Rev. Don Beyers, Christ Church, Bolton
When it comes to God, many people imagine God as an old man in the heavens. This is hardly surprising, given that most artistic depictions of God feature a wise paternal figure overlooking creation. This is true both in illustrations in children’s books as well as in the great works of art, such as Michelangelo’s painting of the creation of Adam in the Vatican’s Sistine Chapel. God, a white-bearded paternal figure surrounded by angels, reaches out from the heavens and touches Adam’s finger.
I once had the great fortune of being in the Sistine Chapel very early in the morning before the crowds of tourists arrived. I spent close to an hour just gazing upon that image and the countless others that cover the ceiling and walls of the chapel. The grandeur of the scene was magnified by the sheer and utter silence of the chapel. I felt as if the hand of God was about to touch my own.
As powerful as that image is, I know it is not the only image of God. Well before I ever studied the scriptures, I thought God was in the wind that blew through the trees of the wood behind my parent’s house. As a young boy I climbed to the top of the hill behind our home so as to get closer to God and to feel the winds against my body. I wanted to be near God. Later, while studying theology, it came as no surprise for me to hear of the Holy Spirit’s descent upon the disciples as a roaring rush of wind. (Acts 2:2) Not to mention that even the name of the Spirit in Hebrew, ruach, means breath, as well as with the Greek word pneuma. In fact, despite popular imagination that our word “spirit” conveys a sense of the Spirit as a ghost, the word spirit comes from the Latin word for breath, spiritus.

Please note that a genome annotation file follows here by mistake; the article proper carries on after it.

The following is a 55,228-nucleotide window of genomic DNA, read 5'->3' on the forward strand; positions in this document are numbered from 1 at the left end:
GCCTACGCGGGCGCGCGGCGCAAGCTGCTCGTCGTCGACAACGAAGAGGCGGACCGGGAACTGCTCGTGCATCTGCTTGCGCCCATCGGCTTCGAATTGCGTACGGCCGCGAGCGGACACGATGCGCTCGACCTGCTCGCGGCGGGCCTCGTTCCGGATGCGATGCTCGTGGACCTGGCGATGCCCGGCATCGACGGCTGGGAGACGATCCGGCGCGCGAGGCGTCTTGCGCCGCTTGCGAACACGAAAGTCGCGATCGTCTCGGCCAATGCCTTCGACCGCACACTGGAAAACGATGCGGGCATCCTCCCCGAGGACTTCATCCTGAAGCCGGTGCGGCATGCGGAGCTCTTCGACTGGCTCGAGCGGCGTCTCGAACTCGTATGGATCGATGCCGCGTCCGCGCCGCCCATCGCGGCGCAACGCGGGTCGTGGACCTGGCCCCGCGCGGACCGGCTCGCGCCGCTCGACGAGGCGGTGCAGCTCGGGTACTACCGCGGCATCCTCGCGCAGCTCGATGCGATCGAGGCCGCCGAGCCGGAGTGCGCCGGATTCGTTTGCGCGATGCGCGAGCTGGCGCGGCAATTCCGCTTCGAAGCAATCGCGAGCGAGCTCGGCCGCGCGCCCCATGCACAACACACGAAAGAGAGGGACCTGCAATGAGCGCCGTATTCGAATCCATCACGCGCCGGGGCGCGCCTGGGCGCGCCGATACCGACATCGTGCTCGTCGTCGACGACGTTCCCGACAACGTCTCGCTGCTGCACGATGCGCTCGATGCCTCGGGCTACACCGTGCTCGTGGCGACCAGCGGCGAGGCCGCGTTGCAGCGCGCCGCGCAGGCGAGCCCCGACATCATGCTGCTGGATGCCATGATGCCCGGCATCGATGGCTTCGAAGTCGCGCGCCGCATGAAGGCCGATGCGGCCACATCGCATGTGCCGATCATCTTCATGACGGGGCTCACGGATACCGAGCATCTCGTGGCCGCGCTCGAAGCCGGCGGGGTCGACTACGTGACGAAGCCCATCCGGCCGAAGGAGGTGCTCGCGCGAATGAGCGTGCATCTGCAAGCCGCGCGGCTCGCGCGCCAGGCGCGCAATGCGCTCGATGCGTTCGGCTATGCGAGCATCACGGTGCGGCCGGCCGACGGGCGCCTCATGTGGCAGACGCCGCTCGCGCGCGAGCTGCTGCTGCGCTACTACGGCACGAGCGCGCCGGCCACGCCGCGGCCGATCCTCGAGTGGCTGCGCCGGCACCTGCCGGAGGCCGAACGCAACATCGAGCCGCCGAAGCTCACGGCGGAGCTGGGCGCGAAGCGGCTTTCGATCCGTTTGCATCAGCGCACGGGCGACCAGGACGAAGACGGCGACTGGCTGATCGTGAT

As I spent more time with the scriptures, I encountered numerous other images of God. The prophet Isaiah speaks of God like a mother tenderly caring for her child: “As a mother comforts her child, so I will comfort you; you shall be comforted in Jerusalem.” (Isaiah 66:13) In Deuteronomy God compares God’s self to be like an eagle that “stirs up its nest, and hovers over its young; as it spreads its wings, takes them up, and bears them aloft on its pinions.” (Deuteronomy 32:11) Jesus, lamenting over the city of Jerusalem, speaks of God as a mother hen caring for her young: “How often have I desired to gather your children together as a hen gathers her brood under her wings, and you were not willing.” (Mat. 23:37b)
Although we are inclined to think of God in paternal terms, we ought not forget that the scriptures and the spiritual writings of the Jewish-Christian Tradition use numerous analogies and metaphors when speaking of God. This is simply good theology. As St. Anselm of Canterbury reminds us, God is more than anything you and I can imagine or conceive. (Proslogium) God reveals God’s self to us in a variety ways, often in ways that help us relate to God more deeply.